In particular, this study presents several aspects of logistics service quality based on the 52 articles reviewed published between 1993 and 2019. Content analysis was used to analyze the data in terms of key attributes of service quality from the selected articles.

Findings

Following an analysis, this study summarizes the antecedents and consequences, along with mediators and moderators, and develops a review framework of service quality.

Research limitations/implications

This study provides a starting point for understanding logistics service quality in a context of airline where choice of perspective (at three different perspectives) and framing of context (where logistics interfaces with marketing function, thereby ensuring a well-functiong synthesis of marketing and service activities in the value chain) are of decisive importance. It also expands an understanding of service quality in marketing field with an integration of logistics function as well as challenging some of the conventional knowledge of the applying logistics in service-based business like the airlines. However, this paper is restricted by several limitations that must be taken into account when applying its findings such as context-specific results,cross-sectional data and recall variables.

Originality/value

This paper provides a clear and consistent concept, as well as a current overview of the literature, which enables advancement in theory and research. It also reveals theoretical underpinnings of the research stream and outlines future research directions. Additionally, it challenges some of the conventional knowledge of the applying logistics on service-based business such as airline which broadens the scope of our thinking and provides a foundation for future study.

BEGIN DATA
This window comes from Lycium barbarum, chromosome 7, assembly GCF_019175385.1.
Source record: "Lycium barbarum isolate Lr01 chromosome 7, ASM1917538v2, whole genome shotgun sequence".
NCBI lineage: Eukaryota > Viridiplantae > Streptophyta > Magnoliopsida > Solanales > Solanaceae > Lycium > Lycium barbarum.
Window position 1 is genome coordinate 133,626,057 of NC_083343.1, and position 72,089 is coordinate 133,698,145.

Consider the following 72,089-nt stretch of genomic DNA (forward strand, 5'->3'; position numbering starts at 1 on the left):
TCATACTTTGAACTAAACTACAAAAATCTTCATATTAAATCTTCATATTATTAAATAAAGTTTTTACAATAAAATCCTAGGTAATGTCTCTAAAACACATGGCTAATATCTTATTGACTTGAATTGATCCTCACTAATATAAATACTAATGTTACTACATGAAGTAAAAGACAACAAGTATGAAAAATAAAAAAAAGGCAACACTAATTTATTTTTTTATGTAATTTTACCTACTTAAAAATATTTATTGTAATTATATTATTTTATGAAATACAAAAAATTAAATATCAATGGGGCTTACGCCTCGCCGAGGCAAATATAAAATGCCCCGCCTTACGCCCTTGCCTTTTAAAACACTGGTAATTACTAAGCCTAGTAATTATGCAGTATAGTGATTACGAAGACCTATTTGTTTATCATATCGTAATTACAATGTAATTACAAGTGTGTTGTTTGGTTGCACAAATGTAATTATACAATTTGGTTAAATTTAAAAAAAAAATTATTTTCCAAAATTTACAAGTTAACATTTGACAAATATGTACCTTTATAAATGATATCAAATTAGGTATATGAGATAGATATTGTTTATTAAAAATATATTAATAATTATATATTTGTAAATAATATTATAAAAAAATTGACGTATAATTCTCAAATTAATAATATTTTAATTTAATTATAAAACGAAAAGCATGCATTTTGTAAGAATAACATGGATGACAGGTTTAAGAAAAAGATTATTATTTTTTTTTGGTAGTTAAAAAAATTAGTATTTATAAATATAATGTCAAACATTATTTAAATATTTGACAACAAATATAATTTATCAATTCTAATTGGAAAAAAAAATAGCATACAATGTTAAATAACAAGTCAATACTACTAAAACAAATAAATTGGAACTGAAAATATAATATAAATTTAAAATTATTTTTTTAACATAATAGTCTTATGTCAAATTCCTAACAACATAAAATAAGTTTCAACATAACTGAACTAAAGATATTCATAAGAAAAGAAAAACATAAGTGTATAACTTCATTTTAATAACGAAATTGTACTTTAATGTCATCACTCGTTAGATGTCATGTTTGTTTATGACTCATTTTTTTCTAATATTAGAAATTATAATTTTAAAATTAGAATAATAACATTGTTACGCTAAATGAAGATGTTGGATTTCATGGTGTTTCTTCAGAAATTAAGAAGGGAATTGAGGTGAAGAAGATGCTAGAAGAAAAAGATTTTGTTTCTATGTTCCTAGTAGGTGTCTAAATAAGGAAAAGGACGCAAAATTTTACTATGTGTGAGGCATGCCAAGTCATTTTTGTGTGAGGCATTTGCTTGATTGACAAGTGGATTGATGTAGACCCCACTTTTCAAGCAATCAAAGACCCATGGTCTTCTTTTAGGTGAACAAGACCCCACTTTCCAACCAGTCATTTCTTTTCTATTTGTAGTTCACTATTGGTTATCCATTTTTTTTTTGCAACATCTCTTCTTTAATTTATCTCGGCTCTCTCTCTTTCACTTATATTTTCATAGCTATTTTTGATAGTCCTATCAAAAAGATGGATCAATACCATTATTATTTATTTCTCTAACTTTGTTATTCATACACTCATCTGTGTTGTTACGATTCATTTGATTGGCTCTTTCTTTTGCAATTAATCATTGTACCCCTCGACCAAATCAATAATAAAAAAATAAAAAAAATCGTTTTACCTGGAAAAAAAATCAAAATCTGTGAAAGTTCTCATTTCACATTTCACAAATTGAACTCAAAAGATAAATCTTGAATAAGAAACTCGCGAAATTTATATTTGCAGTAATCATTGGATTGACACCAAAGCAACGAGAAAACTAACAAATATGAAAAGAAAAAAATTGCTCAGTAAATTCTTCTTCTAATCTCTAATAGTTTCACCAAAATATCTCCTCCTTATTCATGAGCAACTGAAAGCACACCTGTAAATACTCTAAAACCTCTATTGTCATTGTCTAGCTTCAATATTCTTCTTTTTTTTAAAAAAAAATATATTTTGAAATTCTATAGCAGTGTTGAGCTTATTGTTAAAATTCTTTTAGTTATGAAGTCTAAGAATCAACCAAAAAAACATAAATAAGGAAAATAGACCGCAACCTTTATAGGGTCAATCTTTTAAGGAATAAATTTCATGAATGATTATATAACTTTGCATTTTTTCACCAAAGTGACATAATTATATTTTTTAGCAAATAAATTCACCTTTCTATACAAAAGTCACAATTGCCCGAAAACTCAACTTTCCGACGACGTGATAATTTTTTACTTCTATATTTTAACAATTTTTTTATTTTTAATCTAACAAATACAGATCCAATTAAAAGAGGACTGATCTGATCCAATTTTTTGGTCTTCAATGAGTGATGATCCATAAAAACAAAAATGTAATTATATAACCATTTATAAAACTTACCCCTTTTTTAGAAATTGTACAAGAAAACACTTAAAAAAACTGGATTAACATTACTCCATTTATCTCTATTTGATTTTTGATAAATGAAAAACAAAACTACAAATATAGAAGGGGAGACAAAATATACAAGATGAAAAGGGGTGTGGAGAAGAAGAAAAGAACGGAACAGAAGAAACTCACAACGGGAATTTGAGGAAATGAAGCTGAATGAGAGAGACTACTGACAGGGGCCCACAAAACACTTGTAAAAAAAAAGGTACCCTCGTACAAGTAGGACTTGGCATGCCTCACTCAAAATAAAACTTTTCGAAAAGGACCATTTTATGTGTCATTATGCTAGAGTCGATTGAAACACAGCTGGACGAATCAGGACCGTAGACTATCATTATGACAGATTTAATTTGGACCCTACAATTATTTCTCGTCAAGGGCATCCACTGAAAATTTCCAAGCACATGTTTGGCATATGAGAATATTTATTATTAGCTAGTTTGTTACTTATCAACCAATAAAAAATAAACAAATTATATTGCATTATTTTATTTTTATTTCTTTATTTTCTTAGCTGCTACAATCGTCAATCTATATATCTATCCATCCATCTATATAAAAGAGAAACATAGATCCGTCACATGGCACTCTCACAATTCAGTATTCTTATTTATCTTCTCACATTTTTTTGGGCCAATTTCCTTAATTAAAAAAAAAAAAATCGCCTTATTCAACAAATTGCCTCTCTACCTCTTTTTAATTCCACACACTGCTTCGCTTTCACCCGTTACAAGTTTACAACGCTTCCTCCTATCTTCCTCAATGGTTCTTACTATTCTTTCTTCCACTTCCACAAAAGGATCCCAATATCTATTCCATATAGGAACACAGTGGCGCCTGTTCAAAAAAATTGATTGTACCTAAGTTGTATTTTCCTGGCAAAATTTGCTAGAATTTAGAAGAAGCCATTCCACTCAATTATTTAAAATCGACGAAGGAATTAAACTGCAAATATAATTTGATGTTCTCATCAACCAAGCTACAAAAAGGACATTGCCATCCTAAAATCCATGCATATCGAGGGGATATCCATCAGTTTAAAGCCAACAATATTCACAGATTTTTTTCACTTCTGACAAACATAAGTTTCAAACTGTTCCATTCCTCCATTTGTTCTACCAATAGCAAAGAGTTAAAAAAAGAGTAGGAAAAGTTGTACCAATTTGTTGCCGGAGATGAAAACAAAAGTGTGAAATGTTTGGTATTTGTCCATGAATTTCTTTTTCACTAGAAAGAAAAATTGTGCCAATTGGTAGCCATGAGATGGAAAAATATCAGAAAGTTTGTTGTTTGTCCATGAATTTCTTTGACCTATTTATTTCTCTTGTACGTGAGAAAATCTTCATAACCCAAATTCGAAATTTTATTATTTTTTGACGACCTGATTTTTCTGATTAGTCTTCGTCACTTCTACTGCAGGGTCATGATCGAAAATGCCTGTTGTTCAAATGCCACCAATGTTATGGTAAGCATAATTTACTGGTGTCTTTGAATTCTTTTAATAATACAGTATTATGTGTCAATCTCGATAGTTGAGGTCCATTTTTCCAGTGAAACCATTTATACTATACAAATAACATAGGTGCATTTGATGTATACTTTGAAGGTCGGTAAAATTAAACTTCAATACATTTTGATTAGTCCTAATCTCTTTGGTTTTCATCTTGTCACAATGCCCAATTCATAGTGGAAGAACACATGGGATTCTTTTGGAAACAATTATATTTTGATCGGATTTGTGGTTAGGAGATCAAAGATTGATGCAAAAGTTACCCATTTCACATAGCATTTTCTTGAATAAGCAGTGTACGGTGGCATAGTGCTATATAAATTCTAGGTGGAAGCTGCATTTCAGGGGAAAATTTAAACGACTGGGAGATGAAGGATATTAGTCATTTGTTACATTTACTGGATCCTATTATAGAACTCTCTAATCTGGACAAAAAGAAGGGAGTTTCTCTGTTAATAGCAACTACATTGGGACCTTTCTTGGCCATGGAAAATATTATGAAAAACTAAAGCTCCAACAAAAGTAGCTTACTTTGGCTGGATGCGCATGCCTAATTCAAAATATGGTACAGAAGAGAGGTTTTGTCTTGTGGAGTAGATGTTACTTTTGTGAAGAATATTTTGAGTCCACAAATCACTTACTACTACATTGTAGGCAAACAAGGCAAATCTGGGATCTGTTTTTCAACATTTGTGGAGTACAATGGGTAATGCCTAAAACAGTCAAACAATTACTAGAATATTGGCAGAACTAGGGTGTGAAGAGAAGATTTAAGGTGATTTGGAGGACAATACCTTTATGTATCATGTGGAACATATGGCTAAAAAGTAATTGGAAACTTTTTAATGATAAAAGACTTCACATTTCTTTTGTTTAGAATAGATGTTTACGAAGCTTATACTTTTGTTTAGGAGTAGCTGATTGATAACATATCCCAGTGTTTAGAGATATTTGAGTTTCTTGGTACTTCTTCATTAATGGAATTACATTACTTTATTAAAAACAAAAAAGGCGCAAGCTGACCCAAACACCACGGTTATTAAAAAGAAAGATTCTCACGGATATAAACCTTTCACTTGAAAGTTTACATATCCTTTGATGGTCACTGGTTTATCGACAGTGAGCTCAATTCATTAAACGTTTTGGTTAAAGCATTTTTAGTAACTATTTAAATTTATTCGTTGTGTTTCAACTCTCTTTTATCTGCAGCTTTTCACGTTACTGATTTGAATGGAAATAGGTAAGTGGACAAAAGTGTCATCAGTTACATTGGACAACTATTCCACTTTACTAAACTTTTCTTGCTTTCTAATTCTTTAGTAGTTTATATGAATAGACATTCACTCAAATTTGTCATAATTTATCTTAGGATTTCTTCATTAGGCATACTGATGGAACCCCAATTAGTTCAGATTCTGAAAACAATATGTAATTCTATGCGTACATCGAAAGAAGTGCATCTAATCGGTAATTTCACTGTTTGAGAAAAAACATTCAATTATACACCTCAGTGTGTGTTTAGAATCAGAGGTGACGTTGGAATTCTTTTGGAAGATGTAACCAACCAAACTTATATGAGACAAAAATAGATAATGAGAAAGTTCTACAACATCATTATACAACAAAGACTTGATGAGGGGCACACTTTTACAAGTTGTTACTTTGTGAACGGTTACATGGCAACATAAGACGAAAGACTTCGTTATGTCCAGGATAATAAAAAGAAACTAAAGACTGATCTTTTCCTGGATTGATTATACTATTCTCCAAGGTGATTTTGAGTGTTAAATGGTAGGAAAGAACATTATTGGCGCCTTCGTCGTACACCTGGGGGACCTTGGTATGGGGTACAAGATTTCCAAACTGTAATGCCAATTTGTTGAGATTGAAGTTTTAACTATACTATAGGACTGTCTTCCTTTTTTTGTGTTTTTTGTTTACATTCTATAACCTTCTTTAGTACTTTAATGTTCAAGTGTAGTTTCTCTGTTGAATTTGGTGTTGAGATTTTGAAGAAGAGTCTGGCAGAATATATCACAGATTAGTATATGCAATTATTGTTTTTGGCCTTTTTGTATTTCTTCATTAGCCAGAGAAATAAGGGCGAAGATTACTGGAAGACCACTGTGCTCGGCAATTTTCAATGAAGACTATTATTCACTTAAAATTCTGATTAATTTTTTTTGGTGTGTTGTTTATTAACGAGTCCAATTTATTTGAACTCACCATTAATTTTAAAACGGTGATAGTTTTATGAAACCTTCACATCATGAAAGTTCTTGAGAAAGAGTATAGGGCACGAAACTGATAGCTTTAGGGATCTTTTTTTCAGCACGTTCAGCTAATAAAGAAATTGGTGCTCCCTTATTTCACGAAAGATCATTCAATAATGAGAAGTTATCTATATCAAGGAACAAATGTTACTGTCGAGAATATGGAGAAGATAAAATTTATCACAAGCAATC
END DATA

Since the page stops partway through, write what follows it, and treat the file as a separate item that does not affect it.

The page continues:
Details

Management Research Review, vol. 44 no. 2
Type: Research Article
ISSN: 2040-8269

Keywords

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Article
Publication date: 15 January 2021

Xingyu Chen, Yitong Wang, Da Tao, Ling Jiang and Shaobo Li

Smartphone multitasking behavior has become prevalent in our daily lives, yet factors influencing smartphone multitasking behavior have not been fully investigated. This…

Abstract

Purpose

Smartphone multitasking behavior has become prevalent in our daily lives, yet factors influencing smartphone multitasking behavior have not been fully investigated. This study aimed to examine the roles of a set of demographic, personality and motivational factors on smartphone multitasking behavior, and how these factors were related to general and application-specific types of smartphone multitasking behavior.

Design/methodology/approach

A cross-sectional study was conducted in which 2,659 smartphone users were invited to complete an online survey on smartphone multitasking behavior. Hierarchical multiple regression analyses were used to examine the roles of demographic, personality and motivational factors on smartphone multitasking behavior.

Findings

The results showed that, in general, demographic factors, such as gender, age, occupation status, education and smartphone usage time significantly predicted smartphone multitasking behavior. People characterized by agreeableness, extraversion, neuroticism and openness to experience were more likely to multitask with smartphones. Information seeking, efficiency and habit motivations were identified as major motivational factors for smartphone multitasking behavior. The roles of demographic, personality and motivational factors differed much across varied types of application-specific smartphone multitasking behavior.